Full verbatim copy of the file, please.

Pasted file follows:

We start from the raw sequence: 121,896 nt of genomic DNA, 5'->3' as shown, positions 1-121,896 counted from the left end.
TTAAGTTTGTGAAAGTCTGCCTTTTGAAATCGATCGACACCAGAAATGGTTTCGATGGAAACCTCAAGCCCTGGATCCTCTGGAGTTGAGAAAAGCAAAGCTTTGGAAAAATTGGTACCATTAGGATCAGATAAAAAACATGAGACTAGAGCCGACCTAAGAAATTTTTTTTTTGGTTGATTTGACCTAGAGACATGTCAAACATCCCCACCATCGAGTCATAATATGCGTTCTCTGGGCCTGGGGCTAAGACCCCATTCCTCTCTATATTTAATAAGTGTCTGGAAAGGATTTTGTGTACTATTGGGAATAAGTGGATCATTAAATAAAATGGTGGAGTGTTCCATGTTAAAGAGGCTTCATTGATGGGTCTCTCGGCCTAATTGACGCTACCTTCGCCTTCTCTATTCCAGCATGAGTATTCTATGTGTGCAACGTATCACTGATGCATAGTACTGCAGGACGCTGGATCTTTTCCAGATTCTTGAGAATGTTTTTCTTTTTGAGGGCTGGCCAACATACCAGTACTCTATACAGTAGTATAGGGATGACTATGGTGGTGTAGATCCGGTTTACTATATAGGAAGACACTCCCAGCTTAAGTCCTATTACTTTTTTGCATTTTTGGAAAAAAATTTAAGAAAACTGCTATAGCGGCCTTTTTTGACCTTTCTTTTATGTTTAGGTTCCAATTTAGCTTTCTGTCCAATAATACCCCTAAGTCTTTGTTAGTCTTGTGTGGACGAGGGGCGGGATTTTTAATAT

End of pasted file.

We start from the raw sequence: 121,896 nt of genomic DNA, 5'->3' as shown, positions 1-121,896 counted from the left end.
TTAAGTTTGTGAAAGTCTGCCTTTTGAAATCGATCGACACCAGAAATGGTTTCGATGGAAACCTCAAGCCCTGGATCCTCTGGAGTTGAGAAAAGCAAAGCTTTGGAAAAATTGGTACCATTAGGATCAGATAAAAAACATGAGACTAGAGCCGACCTAAGAAATTTTTTTTTTGGTTGATTTGACCTAGAGACATGTCAAACATCCCCACCATCGAGTCATAATATGCGTTCTCTGGGCCTGGGGCTAAGACCCCATTCCTCTCTATATTTAATAAGTGTCTGGAAAGGATTTTGTGTACTATTGGGAATAAGTGGATCATTAAATAAAATGGTGGAGTGTTCCATGTTAAAGAGGCTTCATTGATGGGTCTCTCGGCCTAATTGACGCTACCTTCGCCTTCTCTATTCCAGCATGAGTATTCTATGTGTGCAACGTATCACTGATGCATAGTACTGCAGGACGCTGGATCTTTTCCAGATTCTTGAGAATGTTTTTCTTTTTGAGGGCTGGCCAACATACCAGTACTCTATACAGTAGTATAGGGATGACTATGGTGGTGTAGATCCGGTTTACTATATAGGAAGACACTCCCAGCTTAAGTCCTATTACTTTTTTGCATTTTTGGAAAAAAATTTAAGAAAACTGCTATAGCGGCCTTTTTTGACCTTTCTTTTATGTTTAGGTTCCAATTTAGCTTTCTGTCCAATAATACCCCTAAGTCTTTGTTAGTCTTGTGTGGACGAGGGGCGGGATTTTTAATAT